Critique: The average person has probably seen in the range of 20 to 50,000 soap or shampoo or hair or skin product ads featuring smiling people using the product. Okay, I made that number up but I would be surprised if I am not in the correct ballpark. The prevalence of these kinds of ads is the best reason not to make a similar ad. The leafs are good and offset the similarity factory but only slightly. The same goes for the fact that the people in this ad are using an elegant basin instead of a sink.

The tagline is not bad and the only thing I might insist on changing is the word “Because” which smacks of other ads; “We care about your hands just as much as you do” is just great. We might even go a step further by simply saying “Care about your hands”. There are a number of great things about this last tagline in my mind. Being as concise as humanly possible is generally a good thing in the world of taglines. Nevertheless, this tagline still conveys everything that the original one does:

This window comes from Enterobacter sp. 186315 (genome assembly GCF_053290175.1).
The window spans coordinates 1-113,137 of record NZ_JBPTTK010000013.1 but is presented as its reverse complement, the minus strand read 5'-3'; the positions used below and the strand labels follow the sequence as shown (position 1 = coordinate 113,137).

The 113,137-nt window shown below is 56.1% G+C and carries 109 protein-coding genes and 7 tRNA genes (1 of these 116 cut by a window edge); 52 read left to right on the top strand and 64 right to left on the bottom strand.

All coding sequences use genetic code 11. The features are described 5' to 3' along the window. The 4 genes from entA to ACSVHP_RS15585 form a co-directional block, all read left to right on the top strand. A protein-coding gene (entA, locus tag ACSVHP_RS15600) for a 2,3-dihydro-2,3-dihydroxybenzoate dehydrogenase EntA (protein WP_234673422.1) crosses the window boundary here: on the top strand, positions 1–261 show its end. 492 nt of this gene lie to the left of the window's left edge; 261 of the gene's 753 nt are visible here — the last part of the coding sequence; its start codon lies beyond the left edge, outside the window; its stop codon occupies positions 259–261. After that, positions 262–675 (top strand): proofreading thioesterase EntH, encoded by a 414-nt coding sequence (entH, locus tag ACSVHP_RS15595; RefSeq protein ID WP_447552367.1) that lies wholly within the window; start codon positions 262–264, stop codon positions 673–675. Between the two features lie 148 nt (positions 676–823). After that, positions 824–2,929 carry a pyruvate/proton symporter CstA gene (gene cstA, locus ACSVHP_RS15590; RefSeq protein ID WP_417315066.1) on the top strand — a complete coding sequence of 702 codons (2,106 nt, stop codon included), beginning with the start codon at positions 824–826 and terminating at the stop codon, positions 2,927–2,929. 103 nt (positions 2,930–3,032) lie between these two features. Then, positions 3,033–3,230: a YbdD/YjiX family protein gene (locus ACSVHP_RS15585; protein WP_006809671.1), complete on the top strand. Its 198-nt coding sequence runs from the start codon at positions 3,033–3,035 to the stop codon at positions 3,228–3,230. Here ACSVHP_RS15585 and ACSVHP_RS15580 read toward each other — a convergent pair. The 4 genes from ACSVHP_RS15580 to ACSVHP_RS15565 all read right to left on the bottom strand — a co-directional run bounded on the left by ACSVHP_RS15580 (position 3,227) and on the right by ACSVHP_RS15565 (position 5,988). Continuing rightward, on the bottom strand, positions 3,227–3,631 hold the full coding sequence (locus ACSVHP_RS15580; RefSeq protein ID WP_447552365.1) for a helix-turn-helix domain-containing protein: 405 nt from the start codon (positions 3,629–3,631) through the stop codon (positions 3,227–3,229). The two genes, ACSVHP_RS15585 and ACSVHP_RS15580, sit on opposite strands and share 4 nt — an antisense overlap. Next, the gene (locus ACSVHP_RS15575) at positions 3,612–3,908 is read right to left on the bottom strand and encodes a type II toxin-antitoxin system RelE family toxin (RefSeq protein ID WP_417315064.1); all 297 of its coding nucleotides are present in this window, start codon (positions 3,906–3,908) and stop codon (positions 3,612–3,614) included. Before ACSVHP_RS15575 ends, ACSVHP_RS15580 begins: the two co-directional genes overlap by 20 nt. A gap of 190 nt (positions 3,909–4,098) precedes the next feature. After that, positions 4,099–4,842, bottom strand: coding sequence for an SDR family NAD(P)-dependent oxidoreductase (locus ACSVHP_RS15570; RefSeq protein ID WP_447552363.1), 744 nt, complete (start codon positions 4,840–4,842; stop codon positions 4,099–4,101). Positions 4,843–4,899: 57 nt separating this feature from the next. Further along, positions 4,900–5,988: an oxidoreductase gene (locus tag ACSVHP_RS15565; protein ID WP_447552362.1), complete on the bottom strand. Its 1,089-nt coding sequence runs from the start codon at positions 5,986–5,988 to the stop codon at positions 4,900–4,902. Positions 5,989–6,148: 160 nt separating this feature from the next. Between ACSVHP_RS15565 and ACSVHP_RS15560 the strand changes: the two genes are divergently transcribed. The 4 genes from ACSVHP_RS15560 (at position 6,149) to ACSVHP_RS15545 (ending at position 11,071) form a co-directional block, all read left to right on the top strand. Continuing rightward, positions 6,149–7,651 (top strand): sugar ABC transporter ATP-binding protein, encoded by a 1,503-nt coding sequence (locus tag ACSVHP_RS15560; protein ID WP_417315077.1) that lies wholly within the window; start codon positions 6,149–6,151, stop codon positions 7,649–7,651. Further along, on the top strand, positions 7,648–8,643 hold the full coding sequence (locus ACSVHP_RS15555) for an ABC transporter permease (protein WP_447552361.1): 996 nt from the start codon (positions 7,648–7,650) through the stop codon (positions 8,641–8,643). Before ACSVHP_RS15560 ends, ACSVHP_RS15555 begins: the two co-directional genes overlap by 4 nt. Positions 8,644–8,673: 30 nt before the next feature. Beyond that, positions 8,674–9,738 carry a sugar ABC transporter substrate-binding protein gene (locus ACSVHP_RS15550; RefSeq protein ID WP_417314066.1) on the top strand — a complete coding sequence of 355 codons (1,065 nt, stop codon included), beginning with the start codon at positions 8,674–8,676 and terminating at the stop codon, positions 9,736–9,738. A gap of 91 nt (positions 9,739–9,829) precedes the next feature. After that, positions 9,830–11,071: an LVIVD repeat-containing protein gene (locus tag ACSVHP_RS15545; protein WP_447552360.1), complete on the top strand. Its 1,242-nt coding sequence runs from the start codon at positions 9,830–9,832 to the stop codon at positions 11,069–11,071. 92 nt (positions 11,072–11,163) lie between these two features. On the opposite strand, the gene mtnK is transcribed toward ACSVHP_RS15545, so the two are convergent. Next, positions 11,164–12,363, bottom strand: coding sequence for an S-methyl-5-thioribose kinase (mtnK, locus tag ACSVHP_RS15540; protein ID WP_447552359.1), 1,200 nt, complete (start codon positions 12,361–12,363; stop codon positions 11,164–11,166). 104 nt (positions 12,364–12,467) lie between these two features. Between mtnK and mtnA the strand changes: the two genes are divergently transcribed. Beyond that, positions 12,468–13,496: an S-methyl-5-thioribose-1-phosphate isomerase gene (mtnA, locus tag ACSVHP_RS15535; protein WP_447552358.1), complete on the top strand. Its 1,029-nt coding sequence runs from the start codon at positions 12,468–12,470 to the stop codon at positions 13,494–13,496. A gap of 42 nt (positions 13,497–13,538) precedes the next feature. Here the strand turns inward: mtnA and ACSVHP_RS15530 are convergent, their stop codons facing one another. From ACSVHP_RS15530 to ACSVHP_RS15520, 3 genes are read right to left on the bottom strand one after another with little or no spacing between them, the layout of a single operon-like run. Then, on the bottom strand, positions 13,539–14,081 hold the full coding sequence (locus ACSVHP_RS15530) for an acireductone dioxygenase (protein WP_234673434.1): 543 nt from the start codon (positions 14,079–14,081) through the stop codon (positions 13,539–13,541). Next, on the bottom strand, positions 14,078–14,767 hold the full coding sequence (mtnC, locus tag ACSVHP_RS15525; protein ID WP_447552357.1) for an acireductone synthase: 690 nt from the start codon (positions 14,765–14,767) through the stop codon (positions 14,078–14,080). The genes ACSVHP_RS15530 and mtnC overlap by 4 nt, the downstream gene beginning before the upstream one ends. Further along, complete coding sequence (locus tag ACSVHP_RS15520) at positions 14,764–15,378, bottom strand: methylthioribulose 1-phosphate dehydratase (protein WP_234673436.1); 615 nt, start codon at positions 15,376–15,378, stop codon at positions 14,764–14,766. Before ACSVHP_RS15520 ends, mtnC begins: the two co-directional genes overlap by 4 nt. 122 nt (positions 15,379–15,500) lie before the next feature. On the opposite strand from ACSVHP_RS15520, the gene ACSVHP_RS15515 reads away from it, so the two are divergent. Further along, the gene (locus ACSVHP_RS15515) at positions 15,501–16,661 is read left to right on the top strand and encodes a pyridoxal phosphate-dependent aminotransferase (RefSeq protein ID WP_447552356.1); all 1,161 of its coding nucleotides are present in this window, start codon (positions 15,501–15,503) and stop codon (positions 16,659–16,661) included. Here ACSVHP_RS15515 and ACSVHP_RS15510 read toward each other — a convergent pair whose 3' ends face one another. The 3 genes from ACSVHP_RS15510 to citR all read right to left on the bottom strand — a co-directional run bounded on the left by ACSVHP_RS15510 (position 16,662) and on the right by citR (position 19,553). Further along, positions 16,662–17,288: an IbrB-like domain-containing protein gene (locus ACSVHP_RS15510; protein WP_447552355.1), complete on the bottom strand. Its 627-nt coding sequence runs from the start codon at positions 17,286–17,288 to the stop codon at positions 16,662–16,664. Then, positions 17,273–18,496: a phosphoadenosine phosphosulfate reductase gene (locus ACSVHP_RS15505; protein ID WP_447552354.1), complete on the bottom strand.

1) The instruction “Care about your hands” means by default that we care about your hands

2) There is a motherly touch that can be read into the tagline, especially if we associate the ad with kids

3) “Care about your hands” is advice that most target readers will automatically accept. As such, they

will also accept the inference that the way to care for your hands is by using SensiFree

New Concept 1: We've all seen plenty of ads of moms washing and caring for babies but what about the other way around? How great would a picture of a kid holding a bottle of SensiFree and squeezing some into his or her mom's outstretched palms look? The double whammy is that we are highlighting that the product is kid friendly and also that it is for kids and moms

New Concept 2: I love leaves and they are a great symbol of the natural and sensitive points of differentiation for this product. How about a picture of a mom and kid squeezing leaves out of a bottle or at one another? What about a kid playing in leaves or washing with leaves?